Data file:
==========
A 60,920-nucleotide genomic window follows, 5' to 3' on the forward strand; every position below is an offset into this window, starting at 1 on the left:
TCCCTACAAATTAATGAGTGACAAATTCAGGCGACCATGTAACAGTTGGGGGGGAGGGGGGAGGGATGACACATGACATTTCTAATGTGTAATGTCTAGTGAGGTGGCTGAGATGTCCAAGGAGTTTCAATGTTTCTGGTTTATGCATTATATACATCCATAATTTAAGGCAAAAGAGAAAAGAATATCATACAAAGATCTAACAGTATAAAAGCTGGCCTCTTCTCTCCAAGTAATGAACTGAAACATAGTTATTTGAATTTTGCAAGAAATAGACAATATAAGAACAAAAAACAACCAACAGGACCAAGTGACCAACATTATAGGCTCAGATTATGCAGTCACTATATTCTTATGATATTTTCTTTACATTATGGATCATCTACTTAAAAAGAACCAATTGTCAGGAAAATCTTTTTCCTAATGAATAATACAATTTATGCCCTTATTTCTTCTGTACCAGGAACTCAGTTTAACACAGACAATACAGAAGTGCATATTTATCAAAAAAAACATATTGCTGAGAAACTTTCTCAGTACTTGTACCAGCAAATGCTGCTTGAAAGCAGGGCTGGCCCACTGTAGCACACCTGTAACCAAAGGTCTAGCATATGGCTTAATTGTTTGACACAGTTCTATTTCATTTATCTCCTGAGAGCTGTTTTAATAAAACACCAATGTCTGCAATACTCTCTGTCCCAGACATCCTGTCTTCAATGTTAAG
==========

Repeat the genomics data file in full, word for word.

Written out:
A 60,920-nucleotide genomic window follows, 5' to 3' on the forward strand; every position below is an offset into this window, starting at 1 on the left:
TCCCTACAAATTAATGAGTGACAAATTCAGGCGACCATGTAACAGTTGGGGGGGAGGGGGGAGGGATGACACATGACATTTCTAATGTGTAATGTCTAGTGAGGTGGCTGAGATGTCCAAGGAGTTTCAATGTTTCTGGTTTATGCATTATATACATCCATAATTTAAGGCAAAAGAGAAAAGAATATCATACAAAGATCTAACAGTATAAAAGCTGGCCTCTTCTCTCCAAGTAATGAACTGAAACATAGTTATTTGAATTTTGCAAGAAATAGACAATATAAGAACAAAAAACAACCAACAGGACCAAGTGACCAACATTATAGGCTCAGATTATGCAGTCACTATATTCTTATGATATTTTCTTTACATTATGGATCATCTACTTAAAAAGAACCAATTGTCAGGAAAATCTTTTTCCTAATGAATAATACAATTTATGCCCTTATTTCTTCTGTACCAGGAACTCAGTTTAACACAGACAATACAGAAGTGCATATTTATCAAAAAAAACATATTGCTGAGAAACTTTCTCAGTACTTGTACCAGCAAATGCTGCTTGAAAGCAGGGCTGGCCCACTGTAGCACACCTGTAACCAAAGGTCTAGCATATGGCTTAATTGTTTGACACAGTTCTATTTCATTTATCTCCTGAGAGCTGTTTTAATAAAACACCAATGTCTGCAATACTCTCTGTCCCAGACATCCTGTCTTCAATGTTAAG